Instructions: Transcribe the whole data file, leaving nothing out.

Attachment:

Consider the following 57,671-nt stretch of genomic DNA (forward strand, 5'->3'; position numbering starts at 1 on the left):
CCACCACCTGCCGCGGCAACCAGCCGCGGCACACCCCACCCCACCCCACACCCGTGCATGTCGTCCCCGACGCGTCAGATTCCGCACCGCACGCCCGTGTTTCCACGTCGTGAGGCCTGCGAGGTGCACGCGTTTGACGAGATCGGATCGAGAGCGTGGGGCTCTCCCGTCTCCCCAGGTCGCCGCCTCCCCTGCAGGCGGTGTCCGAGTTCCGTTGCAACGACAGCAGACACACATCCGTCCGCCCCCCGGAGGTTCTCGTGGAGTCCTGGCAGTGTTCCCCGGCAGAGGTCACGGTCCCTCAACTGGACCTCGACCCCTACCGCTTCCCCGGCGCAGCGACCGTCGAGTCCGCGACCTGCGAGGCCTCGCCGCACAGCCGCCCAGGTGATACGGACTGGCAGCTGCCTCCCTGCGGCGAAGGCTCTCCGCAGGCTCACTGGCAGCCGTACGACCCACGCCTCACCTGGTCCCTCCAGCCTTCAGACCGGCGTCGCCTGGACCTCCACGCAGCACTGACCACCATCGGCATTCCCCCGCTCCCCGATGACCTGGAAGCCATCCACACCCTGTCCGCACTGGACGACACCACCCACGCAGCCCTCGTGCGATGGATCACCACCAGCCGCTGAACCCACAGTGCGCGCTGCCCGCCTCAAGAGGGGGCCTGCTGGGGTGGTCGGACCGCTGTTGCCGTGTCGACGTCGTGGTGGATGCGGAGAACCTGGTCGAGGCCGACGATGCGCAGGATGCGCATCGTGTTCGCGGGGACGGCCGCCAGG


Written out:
Consider the following 57,671-nt stretch of genomic DNA (forward strand, 5'->3'; position numbering starts at 1 on the left):
CCACCACCTGCCGCGGCAACCAGCCGCGGCACACCCCACCCCACCCCACACCCGTGCATGTCGTCCCCGACGCGTCAGATTCCGCACCGCACGCCCGTGTTTCCACGTCGTGAGGCCTGCGAGGTGCACGCGTTTGACGAGATCGGATCGAGAGCGTGGGGCTCTCCCGTCTCCCCAGGTCGCCGCCTCCCCTGCAGGCGGTGTCCGAGTTCCGTTGCAACGACAGCAGACACACATCCGTCCGCCCCCCGGAGGTTCTCGTGGAGTCCTGGCAGTGTTCCCCGGCAGAGGTCACGGTCCCTCAACTGGACCTCGACCCCTACCGCTTCCCCGGCGCAGCGACCGTCGAGTCCGCGACCTGCGAGGCCTCGCCGCACAGCCGCCCAGGTGATACGGACTGGCAGCTGCCTCCCTGCGGCGAAGGCTCTCCGCAGGCTCACTGGCAGCCGTACGACCCACGCCTCACCTGGTCCCTCCAGCCTTCAGACCGGCGTCGCCTGGACCTCCACGCAGCACTGACCACCATCGGCATTCCCCCGCTCCCCGATGACCTGGAAGCCATCCACACCCTGTCCGCACTGGACGACACCACCCACGCAGCCCTCGTGCGATGGATCACCACCAGCCGCTGAACCCACAGTGCGCGCTGCCCGCCTCAAGAGGGGGCCTGCTGGGGTGGTCGGACCGCTGTTGCCGTGTCGACGTCGTGGTGGATGCGGAGAACCTGGTCGAGGCCGACGATGCGCAGGATGCGCATCGTGTTCGCGGGGACGGCCGCCAGG